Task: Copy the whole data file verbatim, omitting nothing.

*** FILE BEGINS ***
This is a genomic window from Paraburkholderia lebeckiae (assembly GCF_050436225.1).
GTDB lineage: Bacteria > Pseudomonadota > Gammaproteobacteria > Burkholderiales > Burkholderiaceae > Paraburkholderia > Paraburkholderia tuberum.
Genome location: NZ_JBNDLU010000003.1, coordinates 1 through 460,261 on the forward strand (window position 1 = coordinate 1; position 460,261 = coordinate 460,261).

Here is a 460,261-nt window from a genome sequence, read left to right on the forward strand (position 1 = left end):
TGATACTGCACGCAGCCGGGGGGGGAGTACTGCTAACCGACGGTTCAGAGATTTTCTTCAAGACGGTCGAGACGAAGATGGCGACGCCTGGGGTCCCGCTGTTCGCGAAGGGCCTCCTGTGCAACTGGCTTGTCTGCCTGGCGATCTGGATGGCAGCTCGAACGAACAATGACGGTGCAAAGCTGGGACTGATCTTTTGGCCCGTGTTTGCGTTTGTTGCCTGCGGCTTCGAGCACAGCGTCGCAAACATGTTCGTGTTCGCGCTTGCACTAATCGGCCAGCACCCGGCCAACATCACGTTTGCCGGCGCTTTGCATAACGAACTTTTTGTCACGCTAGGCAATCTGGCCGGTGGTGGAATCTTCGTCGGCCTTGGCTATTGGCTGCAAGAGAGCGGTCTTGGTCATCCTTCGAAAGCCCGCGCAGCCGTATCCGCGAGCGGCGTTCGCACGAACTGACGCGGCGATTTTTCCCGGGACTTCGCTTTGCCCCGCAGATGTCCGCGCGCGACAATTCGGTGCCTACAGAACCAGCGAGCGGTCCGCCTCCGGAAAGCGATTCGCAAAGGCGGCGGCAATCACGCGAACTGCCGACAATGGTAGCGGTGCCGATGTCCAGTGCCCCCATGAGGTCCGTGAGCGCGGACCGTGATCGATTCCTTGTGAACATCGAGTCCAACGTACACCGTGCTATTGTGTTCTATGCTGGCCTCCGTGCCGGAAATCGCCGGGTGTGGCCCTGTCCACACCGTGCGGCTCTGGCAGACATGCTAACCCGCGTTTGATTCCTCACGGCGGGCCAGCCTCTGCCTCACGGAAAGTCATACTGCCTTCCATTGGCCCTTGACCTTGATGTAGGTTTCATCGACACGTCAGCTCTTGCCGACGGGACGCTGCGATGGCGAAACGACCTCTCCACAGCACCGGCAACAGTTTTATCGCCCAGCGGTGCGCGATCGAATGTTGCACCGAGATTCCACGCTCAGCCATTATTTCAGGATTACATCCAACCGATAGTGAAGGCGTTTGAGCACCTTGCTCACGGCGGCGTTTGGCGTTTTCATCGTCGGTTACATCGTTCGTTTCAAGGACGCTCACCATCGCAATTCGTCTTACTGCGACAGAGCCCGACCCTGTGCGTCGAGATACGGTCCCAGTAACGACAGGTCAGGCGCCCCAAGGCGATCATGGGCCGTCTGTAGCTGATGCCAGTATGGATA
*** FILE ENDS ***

This is a genomic window from Paraburkholderia lebeckiae (assembly GCF_050436225.1).
GTDB lineage: Bacteria > Pseudomonadota > Gammaproteobacteria > Burkholderiales > Burkholderiaceae > Paraburkholderia > Paraburkholderia tuberum.
Genome location: NZ_JBNDLU010000003.1, coordinates 1 through 460,261 on the forward strand (window position 1 = coordinate 1; position 460,261 = coordinate 460,261).

Here is a 460,261-nt window from a genome sequence, read left to right on the forward strand (position 1 = left end):
TGATACTGCACGCAGCCGGGGGGGGAGTACTGCTAACCGACGGTTCAGAGATTTTCTTCAAGACGGTCGAGACGAAGATGGCGACGCCTGGGGTCCCGCTGTTCGCGAAGGGCCTCCTGTGCAACTGGCTTGTCTGCCTGGCGATCTGGATGGCAGCTCGAACGAACAATGACGGTGCAAAGCTGGGACTGATCTTTTGGCCCGTGTTTGCGTTTGTTGCCTGCGGCTTCGAGCACAGCGTCGCAAACATGTTCGTGTTCGCGCTTGCACTAATCGGCCAGCACCCGGCCAACATCACGTTTGCCGGCGCTTTGCATAACGAACTTTTTGTCACGCTAGGCAATCTGGCCGGTGGTGGAATCTTCGTCGGCCTTGGCTATTGGCTGCAAGAGAGCGGTCTTGGTCATCCTTCGAAAGCCCGCGCAGCCGTATCCGCGAGCGGCGTTCGCACGAACTGACGCGGCGATTTTTCCCGGGACTTCGCTTTGCCCCGCAGATGTCCGCGCGCGACAATTCGGTGCCTACAGAACCAGCGAGCGGTCCGCCTCCGGAAAGCGATTCGCAAAGGCGGCGGCAATCACGCGAACTGCCGACAATGGTAGCGGTGCCGATGTCCAGTGCCCCCATGAGGTCCGTGAGCGCGGACCGTGATCGATTCCTTGTGAACATCGAGTCCAACGTACACCGTGCTATTGTGTTCTATGCTGGCCTCCGTGCCGGAAATCGCCGGGTGTGGCCCTGTCCACACCGTGCGGCTCTGGCAGACATGCTAACCCGCGTTTGATTCCTCACGGCGGGCCAGCCTCTGCCTCACGGAAAGTCATACTGCCTTCCATTGGCCCTTGACCTTGATGTAGGTTTCATCGACACGTCAGCTCTTGCCGACGGGACGCTGCGATGGCGAAACGACCTCTCCACAGCACCGGCAACAGTTTTATCGCCCAGCGGTGCGCGATCGAATGTTGCACCGAGATTCCACGCTCAGCCATTATTTCAGGATTACATCCAACCGATAGTGAAGGCGTTTGAGCACCTTGCTCACGGCGGCGTTTGGCGTTTTCATCGTCGGTTACATCGTTCGTTTCAAGGACGCTCACCATCGCAATTCGTCTTACTGCGACAGAGCCCGACCCTGTGCGTCGAGATACGGTCCCAGTAACGACAGGTCAGGCGCCCCAAGGCGATCATGGGCCGTCTGTAGCTGATGCCAGTATGGATA